My step grandfather, William Kyle Thurmond Junior, was not unfamiliar with the feeling of want during his childhood, but he and his father managed to find a beneficial escape from the trying times of the Great Depression through the sport of outdoor fishing. Born right at the cusp of America’s greatest financial crisis in December of 1930, he was the youngest of William and Ethel Thurmond’s two children, with their first—Virginia Fay— being born in October 1926. The family owned a home right off of State Highway 76 in the oil-driven Healdton community of Carter, Oklahoma, where his father worked as a Gas Flight Engineer. Although the stock market crash in 1929 had a devastating effect on their family’s financial status, many Oklahomans were able to afford hours of leisure at state-managed reservoirs, given that the sport of fishing produces a bountiful, eco-friendly source of meat.
I find it interesting that the Oklahoma Historical Society gives examples of various recreational pastimes that the local children used as an escape from the harsh conditions of the Great Depression, including a “big fish fry”. Oklahoma children would use mallets to pound weeds, later used to poison a damned section of a creek, so that “by the late morning the fish would rise to the top of the water,” allowing the children to secure any floating fish with “gigs, spears, and pitchforks” for a communal dinner later in the evening. This type of activity was especially routine for my grandfather, who eagerly took any opportunity to cast his homemade reel.
His father a found scrap pieces of wood to make his first rod, and a long, twine string tied to at end for the fly. I can imagine him awaiting his father’s arrival home from work in the oil fields so that they could embark on an escape to one of the four hatcheries in Oklahoma, hopeful to experience the thrill of reeling in pounds of fish. Going on weekend trips to pass the time by sinking a baited hook into creeks became his most beloved hobby throughout the course of his life. This is evident from his large collection of fishing gear and tackle boxes—containing hooks, tools, and line—that he left behind after his death in 1996, as well as several photographs that capture his various fishing expeditions throughout his lifetime, often attended by my father, who then eventually bequeathed my grandfather’s passion for the sport onto me.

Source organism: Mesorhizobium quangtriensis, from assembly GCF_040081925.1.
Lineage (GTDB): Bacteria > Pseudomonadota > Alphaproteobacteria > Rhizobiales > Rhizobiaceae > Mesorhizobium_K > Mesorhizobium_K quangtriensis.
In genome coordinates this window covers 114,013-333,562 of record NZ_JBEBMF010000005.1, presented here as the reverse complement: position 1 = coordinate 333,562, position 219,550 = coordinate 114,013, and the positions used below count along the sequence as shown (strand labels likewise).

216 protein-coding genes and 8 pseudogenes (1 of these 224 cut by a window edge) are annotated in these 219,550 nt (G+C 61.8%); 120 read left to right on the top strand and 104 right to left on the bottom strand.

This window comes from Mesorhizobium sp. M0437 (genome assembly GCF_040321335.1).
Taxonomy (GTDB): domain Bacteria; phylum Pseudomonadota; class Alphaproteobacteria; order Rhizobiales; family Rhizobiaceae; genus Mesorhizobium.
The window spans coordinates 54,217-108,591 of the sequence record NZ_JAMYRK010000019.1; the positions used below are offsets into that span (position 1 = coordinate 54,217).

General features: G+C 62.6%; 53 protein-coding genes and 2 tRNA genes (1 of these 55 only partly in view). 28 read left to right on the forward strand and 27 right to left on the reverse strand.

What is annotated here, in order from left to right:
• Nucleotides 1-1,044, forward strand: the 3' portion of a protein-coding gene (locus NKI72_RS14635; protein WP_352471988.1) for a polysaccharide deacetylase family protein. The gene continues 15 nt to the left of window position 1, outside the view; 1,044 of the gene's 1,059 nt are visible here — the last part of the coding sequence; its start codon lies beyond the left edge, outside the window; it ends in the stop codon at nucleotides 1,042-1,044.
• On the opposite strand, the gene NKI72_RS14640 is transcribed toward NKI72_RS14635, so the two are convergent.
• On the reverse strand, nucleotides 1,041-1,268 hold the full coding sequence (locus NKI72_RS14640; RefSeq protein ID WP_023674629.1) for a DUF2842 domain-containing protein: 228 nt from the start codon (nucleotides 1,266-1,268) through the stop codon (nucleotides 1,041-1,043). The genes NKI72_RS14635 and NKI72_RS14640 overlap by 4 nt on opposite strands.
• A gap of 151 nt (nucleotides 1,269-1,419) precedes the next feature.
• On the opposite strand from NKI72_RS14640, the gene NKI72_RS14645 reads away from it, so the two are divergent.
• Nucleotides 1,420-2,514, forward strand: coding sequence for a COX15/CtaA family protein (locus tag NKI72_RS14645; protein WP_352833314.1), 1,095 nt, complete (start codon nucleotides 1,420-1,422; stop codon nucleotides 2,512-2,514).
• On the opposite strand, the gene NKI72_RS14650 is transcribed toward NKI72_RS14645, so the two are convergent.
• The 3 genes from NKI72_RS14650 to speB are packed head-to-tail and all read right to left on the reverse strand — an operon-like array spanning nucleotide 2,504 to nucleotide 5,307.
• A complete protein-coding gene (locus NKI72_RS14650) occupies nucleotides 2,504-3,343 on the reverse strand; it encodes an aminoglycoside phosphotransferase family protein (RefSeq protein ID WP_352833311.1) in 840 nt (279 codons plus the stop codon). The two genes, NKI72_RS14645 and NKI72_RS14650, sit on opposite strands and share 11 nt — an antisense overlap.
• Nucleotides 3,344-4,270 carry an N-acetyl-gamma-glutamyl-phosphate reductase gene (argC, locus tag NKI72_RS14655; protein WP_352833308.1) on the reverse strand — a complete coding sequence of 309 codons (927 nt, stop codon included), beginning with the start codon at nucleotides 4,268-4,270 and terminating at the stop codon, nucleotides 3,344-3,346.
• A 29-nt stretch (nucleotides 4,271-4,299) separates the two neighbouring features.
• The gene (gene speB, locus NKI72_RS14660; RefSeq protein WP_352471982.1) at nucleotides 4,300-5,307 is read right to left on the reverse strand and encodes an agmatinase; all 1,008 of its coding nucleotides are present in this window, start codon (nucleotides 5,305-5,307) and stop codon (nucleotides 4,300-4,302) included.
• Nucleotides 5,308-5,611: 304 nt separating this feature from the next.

Any family member that recalls my grandfather’s legacy would emphasize his lifelong affinity for fishing—all the outdoor weekend retreats became a seemingly annual tradition as he often brought his children along to learn and admire moments of leisure. According to Kenneth Williams, Oklahoma suffered from drought conditions in the 1930’s that sparked families to build small farm ponds to help prevent wildfires and foster biodiversity. [Photo 3 and 4]. Williams estimates that “a typical Oklahoma pond is one-fourth to ten surface-acres of water in size and produces an average of 341 pounds of fish per acre”. Eventually, these ponds became a common resource in Oklahoma, thereby making the sport of fishing common practice for Depression-era families. Bamboo was the most popular material used for fishing rods up until the 1950’s, and despite the economic downfall the fishing industry remained successful since even the unemployed invested in equipment as a resourceful way to provide for their families. The lures were constructed from either wood or bucktail, and the string for the fly could be made from any durable resource, including horse tail hair.
When money is scarce and difficult times become hard to escape, as in the Great Depression, many families like my grandfathers found it necessary to make time for relaxation in a way that wouldn’t compromise survival, such as fishing. With resourcefulness being a vital characteristic during the 1930’s, it was especially critical that men provide income, food, and shelter—making it seemingly impossible for middle class citizens to indulge in moments of relaxation in such a crisis and significant to the ironically ample opportunities to fish. Given that the sport inherently includes access to nutrients and a free supply of meat that is gained from the amount of fish that is caught during the activity itself, collected, many low-income families were able to find pleasure in the quiet nature of fishing. While my grandfather certainly suffered through the harsh conditions produced during the Great Depression, he relished the leisurely act of fishing that was commonly practiced by Oklahomans during this time.
“South Bend Bait Company.” The History Museum, historymuseumsb.org/south-bend-bait-company/.
Holmes, Micah. “FISHING.” Fishing | The Encyclopedia of Oklahoma History and Culture, Oklahoma Historical Society, www.okhistory.org/publications/enc/entry.php?entry=FI012.
“The Great Depression, the Dust Bowl, and New Deal in Oklahoma.” The Great Depression, the Dust Bowl, and New Deal in Oklahoma, www.okhistory.org/kids/depression3.php.
George O. Carney, “Recreation and Entertainment ,” The Encyclopedia of Oklahoma History and Culture, www.okhistory.org
Kenneth W. Williams, “Farm Ponds,” The Encyclopedia of Oklahoma History and Culture, www.okhistory.org